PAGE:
Looking at a year’s data (from March 2017 through February 2018), the rates of emergency department visits for unintentional overdose by opioid or unspecified substance (excluding heroin) generally were higher than the Virginia average for the central, southwestern and northwestern regions of the commonwealth and lower than average for the northern and eastern regions, according to Gateley and Virginia Department of Health data.

“Of course, a major flaw with this data is the fact (as attested by EMS locally) that often opioid misusers who have overdosed do not want and refuse EMS transport to the ED (emergency department),” Gateley said. “They wouldn’t show up in ED visit data.”

Drug use tied to unemployment, poverty

According to information compiled by Nancy Bell, population health manager for the West Piedmont Health District, opioid abuse rates tend to be higher in areas of high unemployment, high poverty and in rural areas.

“Opioid overdose rates can be attributed to a number of factors,” Bell said.

Those include physicians who overprescribe opiates, a bad batch of heroin – or one in which high potency additives are found, a heroin dose that is unusually potent, or a user who has lost the ability to self-regulate intake of opiates.

“We have been working very hard to combat this epidemic in the WPHD (West Piedmont Health District), including some measures that are not being implemented elsewhere in the Commonwealth,” Bell said.

Those measures include launching an Opioids Task Force in 2016. The group includes members of the West Piedmont Health District, Drug Free Martinsville-Henry County, Piedmont Community Services and members of the faith community.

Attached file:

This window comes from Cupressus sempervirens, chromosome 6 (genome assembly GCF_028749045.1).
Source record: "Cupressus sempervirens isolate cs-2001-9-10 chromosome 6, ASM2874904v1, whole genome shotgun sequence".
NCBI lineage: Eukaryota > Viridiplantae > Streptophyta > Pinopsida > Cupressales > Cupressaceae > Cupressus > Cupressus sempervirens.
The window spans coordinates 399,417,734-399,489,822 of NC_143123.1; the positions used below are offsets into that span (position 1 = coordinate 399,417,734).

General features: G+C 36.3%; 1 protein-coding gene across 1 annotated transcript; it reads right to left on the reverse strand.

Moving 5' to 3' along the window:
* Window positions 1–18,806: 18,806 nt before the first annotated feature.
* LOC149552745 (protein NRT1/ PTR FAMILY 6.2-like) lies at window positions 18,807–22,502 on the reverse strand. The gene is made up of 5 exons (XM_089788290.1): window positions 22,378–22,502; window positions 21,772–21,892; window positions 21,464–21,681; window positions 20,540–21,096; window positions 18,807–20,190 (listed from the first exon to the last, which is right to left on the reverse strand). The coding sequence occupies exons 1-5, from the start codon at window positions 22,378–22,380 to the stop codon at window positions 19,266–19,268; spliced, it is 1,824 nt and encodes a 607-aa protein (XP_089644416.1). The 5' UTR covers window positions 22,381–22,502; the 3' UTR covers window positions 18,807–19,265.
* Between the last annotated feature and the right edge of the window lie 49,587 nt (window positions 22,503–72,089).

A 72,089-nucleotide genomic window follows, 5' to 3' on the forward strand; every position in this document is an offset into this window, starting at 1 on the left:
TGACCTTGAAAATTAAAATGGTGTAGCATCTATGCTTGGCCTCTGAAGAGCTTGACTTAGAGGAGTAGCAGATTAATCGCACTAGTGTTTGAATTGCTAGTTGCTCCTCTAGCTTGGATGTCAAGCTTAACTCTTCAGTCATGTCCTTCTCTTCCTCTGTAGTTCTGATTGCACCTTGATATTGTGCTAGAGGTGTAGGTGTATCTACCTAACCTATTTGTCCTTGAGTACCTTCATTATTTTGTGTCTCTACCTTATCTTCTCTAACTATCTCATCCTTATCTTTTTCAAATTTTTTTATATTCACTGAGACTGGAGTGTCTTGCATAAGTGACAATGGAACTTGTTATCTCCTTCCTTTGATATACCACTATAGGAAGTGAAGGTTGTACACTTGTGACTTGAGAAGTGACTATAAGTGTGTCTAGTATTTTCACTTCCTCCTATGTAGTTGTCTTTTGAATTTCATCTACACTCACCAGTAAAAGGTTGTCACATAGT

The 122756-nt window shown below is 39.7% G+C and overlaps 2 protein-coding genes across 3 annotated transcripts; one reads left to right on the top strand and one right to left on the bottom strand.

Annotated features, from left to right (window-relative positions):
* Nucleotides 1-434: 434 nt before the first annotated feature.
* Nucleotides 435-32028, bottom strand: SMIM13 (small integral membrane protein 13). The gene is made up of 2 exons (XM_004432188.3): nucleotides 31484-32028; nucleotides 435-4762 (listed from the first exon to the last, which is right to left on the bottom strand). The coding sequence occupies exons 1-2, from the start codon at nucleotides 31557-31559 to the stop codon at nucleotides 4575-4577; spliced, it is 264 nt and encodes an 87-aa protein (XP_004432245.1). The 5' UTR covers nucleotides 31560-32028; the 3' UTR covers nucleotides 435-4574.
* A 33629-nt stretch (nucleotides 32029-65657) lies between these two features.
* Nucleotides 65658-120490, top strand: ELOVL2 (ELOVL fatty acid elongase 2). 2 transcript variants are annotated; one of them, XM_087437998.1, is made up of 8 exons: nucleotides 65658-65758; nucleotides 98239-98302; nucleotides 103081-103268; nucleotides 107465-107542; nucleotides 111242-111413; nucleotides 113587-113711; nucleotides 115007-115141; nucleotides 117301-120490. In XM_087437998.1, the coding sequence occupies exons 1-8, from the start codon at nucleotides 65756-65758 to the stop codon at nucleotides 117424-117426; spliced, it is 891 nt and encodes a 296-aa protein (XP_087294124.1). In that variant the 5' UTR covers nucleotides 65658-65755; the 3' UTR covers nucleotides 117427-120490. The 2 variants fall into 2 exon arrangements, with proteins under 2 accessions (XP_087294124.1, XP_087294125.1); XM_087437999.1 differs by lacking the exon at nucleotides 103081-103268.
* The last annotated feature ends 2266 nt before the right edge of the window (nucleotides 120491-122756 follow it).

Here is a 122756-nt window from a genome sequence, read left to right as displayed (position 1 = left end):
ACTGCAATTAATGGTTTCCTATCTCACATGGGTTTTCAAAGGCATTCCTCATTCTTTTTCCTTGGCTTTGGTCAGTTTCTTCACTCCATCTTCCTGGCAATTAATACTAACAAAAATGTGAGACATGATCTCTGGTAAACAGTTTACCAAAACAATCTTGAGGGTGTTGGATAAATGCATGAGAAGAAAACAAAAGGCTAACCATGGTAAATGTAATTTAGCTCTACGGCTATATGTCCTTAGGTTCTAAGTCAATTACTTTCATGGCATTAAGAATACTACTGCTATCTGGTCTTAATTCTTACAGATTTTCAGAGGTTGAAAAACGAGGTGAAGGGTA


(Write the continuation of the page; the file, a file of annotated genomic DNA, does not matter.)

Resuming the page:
“The Martinsville Area Community Foundation provided funding to develop church bulletin inserts about the crisis of opioid use in the community and our response to it. These have been widely distributed, and a second printing is being made,” Bell said.

WPHD, Drug Free MHC and the Martinsville Police Department conducted a door-to-door campaign to educate residents on the epidemic and provide drug disposal bags and other educational materials.

A committee of Drug Free MHC is working to determine if a drug court is a viable option for Henry County/Martinsville. An informational brochure for Virginia veterinarians regarding potential misuse of opioid medications by pet owners was developed, printed and distributed.

Bell also mentioned recent indictments related to drug distribution in Henry County and Martinsville.

“These indictments represent months of work by law enforcement agencies in Henry County and Martinsville whose primary focus has been eliminating the supply of illegal drugs in the community,” Bell said.

Paul Collins reports for the Martinsville Bulletin. He can be reached at paul.collins@martinsvillebulletin.com